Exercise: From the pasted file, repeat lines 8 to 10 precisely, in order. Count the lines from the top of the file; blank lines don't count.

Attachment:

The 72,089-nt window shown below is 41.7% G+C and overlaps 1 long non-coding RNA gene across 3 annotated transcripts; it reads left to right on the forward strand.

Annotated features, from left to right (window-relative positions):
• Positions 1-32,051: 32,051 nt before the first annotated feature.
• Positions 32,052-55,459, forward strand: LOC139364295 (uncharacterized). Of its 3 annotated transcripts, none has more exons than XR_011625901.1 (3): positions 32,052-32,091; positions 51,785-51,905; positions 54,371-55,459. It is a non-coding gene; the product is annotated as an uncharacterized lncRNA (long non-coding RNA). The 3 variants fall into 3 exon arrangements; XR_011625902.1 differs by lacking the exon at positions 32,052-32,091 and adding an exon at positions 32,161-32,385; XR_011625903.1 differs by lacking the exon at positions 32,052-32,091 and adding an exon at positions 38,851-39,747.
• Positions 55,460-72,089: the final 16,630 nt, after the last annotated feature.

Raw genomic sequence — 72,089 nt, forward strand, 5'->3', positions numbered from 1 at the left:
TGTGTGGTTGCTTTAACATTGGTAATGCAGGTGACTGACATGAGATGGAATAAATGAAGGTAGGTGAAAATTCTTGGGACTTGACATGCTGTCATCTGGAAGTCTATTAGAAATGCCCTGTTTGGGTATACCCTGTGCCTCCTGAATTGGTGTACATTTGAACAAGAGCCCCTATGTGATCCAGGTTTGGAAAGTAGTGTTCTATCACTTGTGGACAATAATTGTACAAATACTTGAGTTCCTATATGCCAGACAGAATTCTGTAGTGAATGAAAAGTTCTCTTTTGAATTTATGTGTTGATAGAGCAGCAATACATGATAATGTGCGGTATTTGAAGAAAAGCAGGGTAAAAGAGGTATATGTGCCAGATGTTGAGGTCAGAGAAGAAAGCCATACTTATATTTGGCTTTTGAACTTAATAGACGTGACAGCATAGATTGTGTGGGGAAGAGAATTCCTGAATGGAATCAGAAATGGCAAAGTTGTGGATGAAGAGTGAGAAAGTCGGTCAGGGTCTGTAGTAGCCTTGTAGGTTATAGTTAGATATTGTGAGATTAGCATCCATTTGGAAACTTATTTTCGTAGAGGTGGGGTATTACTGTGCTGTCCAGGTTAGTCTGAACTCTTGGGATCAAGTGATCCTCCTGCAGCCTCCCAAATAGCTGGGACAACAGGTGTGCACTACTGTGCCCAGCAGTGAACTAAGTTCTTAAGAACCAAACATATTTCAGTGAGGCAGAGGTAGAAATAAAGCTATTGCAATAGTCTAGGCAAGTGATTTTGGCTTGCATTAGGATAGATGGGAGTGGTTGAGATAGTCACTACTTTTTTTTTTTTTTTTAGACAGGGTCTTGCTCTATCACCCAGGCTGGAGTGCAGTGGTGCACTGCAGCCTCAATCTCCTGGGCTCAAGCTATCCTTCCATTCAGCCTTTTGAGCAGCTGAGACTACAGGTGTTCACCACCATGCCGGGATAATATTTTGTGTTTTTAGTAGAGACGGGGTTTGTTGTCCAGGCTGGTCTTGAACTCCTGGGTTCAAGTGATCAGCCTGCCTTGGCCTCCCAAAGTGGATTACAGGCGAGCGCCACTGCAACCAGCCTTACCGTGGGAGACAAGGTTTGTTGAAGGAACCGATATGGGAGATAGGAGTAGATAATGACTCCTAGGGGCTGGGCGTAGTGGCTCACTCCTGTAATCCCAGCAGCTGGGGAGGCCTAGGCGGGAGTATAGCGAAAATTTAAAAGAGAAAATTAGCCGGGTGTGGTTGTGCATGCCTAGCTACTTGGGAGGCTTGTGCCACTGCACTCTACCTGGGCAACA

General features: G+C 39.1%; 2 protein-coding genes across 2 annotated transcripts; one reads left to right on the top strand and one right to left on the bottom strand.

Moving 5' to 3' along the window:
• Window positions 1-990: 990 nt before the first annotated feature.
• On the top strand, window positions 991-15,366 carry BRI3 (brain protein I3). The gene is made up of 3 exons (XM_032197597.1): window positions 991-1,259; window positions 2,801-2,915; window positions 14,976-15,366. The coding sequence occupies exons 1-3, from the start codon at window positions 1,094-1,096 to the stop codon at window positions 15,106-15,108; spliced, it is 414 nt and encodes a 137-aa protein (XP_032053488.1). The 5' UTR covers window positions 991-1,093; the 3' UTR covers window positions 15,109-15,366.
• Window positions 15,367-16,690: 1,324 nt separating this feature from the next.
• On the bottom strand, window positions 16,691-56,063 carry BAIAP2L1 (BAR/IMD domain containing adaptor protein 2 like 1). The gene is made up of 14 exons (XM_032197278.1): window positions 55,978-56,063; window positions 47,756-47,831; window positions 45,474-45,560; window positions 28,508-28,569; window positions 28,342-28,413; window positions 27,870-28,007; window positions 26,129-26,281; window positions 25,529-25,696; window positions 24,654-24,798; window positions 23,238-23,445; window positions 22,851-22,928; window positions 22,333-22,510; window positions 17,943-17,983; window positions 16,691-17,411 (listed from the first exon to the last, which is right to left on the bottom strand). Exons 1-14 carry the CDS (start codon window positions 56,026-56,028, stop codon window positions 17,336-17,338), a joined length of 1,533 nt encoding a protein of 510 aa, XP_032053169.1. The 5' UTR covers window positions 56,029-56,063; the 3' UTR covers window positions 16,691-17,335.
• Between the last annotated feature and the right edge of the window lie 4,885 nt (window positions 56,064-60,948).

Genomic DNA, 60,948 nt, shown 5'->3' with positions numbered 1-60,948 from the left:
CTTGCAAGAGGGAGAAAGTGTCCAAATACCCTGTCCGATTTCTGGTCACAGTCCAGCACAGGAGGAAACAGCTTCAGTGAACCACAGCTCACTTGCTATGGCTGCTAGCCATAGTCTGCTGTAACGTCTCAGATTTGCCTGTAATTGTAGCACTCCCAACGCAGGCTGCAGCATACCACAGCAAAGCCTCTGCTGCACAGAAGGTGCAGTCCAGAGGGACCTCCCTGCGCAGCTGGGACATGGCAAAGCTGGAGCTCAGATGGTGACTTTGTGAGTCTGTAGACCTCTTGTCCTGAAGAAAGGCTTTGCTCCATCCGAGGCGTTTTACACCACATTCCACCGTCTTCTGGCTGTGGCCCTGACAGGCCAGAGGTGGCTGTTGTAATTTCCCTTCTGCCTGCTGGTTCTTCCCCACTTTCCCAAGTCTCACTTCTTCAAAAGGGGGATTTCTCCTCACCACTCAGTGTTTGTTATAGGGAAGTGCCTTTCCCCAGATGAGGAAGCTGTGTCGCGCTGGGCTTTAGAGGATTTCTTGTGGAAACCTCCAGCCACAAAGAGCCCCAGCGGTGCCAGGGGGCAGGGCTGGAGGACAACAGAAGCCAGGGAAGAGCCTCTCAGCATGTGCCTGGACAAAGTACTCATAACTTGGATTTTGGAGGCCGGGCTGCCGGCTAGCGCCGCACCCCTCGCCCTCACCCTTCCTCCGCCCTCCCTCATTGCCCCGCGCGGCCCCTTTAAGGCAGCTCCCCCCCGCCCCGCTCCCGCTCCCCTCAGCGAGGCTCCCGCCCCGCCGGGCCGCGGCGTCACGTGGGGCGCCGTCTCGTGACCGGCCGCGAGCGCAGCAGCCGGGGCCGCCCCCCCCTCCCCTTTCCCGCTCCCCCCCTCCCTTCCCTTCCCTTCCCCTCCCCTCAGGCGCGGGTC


General features: G+C 39.1%; 2 protein-coding genes across 2 annotated transcripts; one reads left to right on the top strand and one right to left on the bottom strand.

Moving 5' to 3' along the window:
• Window positions 1-990: 990 nt before the first annotated feature.